Two of the biggest biotechs on the planet didn't enjoy their finest year in 2016. Shares of both Gilead Sciences (NASDAQ:GILD) and Amgen (NASDAQ:AMGN) dropped by double-digit percentages this year. Which of these two stocks is now in the best position for a significant comeback? Here's how Gilead and Amgen stack up against each other.
The case for Gilead Sciences
Let's first get the bad and the ugly out of the way before we move on to the good about Gilead. Sales are falling for two of the biotech's top-selling drugs, Harvoni and Sovaldi. In addition, Gilead has experienced multiple setbacks for its pipeline. The stock is at its lowest level since early 2014.
With these problems, why is Gilead a smart pick for investors? For one thing, shares are ridiculously cheap as a result of the biotech's woes. Gilead currently trades at less than seven times earnings. Its enterprise value-to-EBITDA multiple is a super-low 5.43. You're not going to find many companies making as much money as Gilead does whose shares are this inexpensive.
Despite Gilead's challenges with Harvoni and Sovaldi, the drugs still combined for $10.9 billion in sales during the first nine months of 2016. Newer hepatitis C drug Epclusa is also helping offset some of the sales decline for its predecessors. Epclusa made $640 million in the third quarter, its first full quarter on the market.
Gilead's HIV franchise continues to perform well. Recent additions to its HIV lineup -- Genvoya, Descovy, and Odefsey -- are picking up the baton from Gilead's longtime blockbuster drugs Truvada and Atripla.
What about the future? It's true that Gilead has had pipeline failures with simtuzumab and GS-5745. However, the biotech still claims several promising candidates, including experimental autoimmune-disease drug filgotinib and potential nonalcoholic steatohepatitis (NASH) treatments GS-4997, GS-9674, and GS-0976. Gilead also has $31.6 billion of cash, cash equivalents, and marketable securities on hand to bolster its product lineup and pipeline further.
Gilead has used its cash in other ways that benefit shareholders. The company spent $10 billion buying back shares in the first three quarters of 2016. Gilead's dividend yield currently stands at 2.59% and seems likely to rise in years to come.
The case for Amgen
Since we began with Gilead's problems, it's only fair to take the same approach with Amgen. Sales are declining for three of Amgen's biggest products: bone marrow stimulants Neulasta and Neupogen, and anemia drug Epogen. Sales for the biotech's top-selling autoimmune disease drug, Enbrel, were flat in the last quarter.
Amgen does have some bright spots in its current lineup, though. Sales for bone disease drug Prolia and secondary hyperparathyroidism treatment Sensipar are growing by double-digit percentages. Xgeva and Aranesp are also seeing sales increase. Amgen has high expectations for a couple of other drugs as well -- PCSK9 cholesterol drug Repatha and multiple myeloma drug Kyprolis.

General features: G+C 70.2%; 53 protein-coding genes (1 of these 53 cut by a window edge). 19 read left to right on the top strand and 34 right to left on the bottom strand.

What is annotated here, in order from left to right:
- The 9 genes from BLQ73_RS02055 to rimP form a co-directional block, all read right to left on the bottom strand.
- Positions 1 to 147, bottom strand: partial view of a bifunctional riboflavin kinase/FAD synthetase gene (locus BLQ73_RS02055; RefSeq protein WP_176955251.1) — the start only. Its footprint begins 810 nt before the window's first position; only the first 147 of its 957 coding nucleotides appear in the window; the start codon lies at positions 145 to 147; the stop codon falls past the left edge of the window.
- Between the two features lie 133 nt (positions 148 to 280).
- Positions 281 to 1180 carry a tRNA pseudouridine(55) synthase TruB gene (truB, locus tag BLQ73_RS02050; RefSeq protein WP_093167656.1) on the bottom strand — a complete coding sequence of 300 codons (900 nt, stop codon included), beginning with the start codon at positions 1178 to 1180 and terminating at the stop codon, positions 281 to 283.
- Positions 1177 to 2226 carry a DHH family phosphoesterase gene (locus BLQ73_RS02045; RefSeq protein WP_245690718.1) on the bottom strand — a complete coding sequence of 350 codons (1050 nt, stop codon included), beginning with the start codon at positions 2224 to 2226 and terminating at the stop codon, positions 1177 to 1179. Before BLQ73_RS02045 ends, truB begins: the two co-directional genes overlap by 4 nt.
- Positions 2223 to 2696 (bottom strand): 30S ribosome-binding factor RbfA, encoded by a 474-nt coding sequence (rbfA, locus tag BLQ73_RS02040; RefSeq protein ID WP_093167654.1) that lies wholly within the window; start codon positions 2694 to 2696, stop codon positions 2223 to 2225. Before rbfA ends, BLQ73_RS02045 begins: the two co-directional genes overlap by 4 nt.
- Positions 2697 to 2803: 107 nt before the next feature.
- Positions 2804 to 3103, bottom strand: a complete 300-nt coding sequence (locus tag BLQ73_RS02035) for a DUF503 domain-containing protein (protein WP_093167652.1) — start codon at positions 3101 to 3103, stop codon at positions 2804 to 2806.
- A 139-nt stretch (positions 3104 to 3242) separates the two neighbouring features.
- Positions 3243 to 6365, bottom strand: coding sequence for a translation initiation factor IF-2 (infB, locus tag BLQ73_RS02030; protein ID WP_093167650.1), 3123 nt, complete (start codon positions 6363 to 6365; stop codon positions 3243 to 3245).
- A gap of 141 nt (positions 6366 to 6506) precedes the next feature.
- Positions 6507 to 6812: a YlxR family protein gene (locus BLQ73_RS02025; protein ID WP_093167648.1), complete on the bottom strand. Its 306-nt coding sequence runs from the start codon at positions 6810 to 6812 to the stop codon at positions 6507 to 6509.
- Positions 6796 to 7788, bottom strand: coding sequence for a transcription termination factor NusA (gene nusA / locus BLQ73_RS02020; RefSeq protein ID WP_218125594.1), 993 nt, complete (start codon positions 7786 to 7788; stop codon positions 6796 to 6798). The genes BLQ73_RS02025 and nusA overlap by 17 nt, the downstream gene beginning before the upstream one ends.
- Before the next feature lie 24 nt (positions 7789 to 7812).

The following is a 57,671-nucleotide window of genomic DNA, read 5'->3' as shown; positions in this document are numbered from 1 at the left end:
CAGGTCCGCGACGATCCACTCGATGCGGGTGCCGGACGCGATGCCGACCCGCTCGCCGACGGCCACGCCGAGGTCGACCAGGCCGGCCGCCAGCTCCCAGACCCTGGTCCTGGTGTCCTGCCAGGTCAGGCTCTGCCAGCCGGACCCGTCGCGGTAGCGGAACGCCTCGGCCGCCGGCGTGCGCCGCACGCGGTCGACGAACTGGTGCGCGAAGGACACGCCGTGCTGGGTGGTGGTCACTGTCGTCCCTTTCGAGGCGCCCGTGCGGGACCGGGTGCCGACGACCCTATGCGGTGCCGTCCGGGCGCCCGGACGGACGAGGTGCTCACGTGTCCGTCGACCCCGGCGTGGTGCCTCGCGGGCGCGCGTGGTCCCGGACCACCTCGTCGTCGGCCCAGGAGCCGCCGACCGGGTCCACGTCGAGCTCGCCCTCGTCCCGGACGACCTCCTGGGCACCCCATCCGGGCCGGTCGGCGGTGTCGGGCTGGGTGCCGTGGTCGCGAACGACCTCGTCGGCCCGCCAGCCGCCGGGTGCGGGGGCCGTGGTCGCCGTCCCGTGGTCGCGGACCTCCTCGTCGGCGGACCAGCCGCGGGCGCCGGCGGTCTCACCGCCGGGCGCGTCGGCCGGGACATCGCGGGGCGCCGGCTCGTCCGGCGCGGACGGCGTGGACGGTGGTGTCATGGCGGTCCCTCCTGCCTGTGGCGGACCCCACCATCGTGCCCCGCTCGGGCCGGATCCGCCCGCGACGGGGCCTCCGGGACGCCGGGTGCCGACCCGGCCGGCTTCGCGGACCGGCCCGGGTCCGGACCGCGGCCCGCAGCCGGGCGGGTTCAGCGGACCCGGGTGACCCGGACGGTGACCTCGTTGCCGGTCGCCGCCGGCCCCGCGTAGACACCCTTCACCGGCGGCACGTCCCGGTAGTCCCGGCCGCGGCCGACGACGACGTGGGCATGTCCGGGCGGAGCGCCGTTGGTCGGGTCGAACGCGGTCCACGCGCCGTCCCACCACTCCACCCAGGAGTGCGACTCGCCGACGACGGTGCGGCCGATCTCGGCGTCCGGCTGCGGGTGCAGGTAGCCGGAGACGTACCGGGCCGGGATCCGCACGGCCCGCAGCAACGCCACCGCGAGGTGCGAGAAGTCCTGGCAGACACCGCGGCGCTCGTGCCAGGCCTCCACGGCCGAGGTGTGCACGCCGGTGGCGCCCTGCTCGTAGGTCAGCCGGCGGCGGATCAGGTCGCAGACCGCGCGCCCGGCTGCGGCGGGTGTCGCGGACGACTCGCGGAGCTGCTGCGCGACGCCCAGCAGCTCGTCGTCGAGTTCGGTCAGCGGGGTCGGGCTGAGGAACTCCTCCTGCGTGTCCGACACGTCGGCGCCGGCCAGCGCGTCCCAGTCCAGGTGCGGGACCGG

The biotech's pipeline includes a dozen late-stage programs, plus another 22 clinical studies in phase 1 or phase 2. Perhaps the most important of the late-stage clinical trials is a cardiovascular outcomes study for Repatha. Although sales for the cholesterol drug haven't taken off yet in a major way, Amgen hopes that results from this study will convince payers to ease reimbursement restrictions.
Amgen and partner Novartis also have a potential winner on the way with erenumab. The two companies recently announced that the experimental treatment for migraine met its primary endpoint of significantly reducing the number of days patients experienced migraine headaches.
If you like Gilead's cash stockpile, you'll love Amgen's. The biotech reported cash, cash equivalents, and marketable securities totaling just under $38 billion at the end of the third quarter. Amgen's CEO, Robert Bradway, has stated in the past that the company is actively looking at potential acquisitions and licensing early-stage candidates.
Like Gilead, Amgen also rewards shareholders through share buybacks and dividend payments. In the first nine months of 2016, Amgen repurchased $2 billion of its stock. The biotech's dividend yield is 2.79%.
I don't think investors would go wrong by buying either of these two biotech stocks. My view is that both Gilead and Amgen are solid long-term investments. If I could choose only one right now, though, I'd go with Gilead.
The decision comes down to valuation. Gilead is simply so cheap at current levels, I think any positive news in 2017 will result in a big rebound for the stock. There are plenty of possibilities for good news, including one that Gilead has control over: a smart acquisition.
I expect the big biotech would make a significant transaction in the new year, plus keep on using its ample cash flow to increase dividends and buy back more shares. All three are ingredients that should result in Gilead Sciences' shareholders enjoying 2017 more than they did 2016.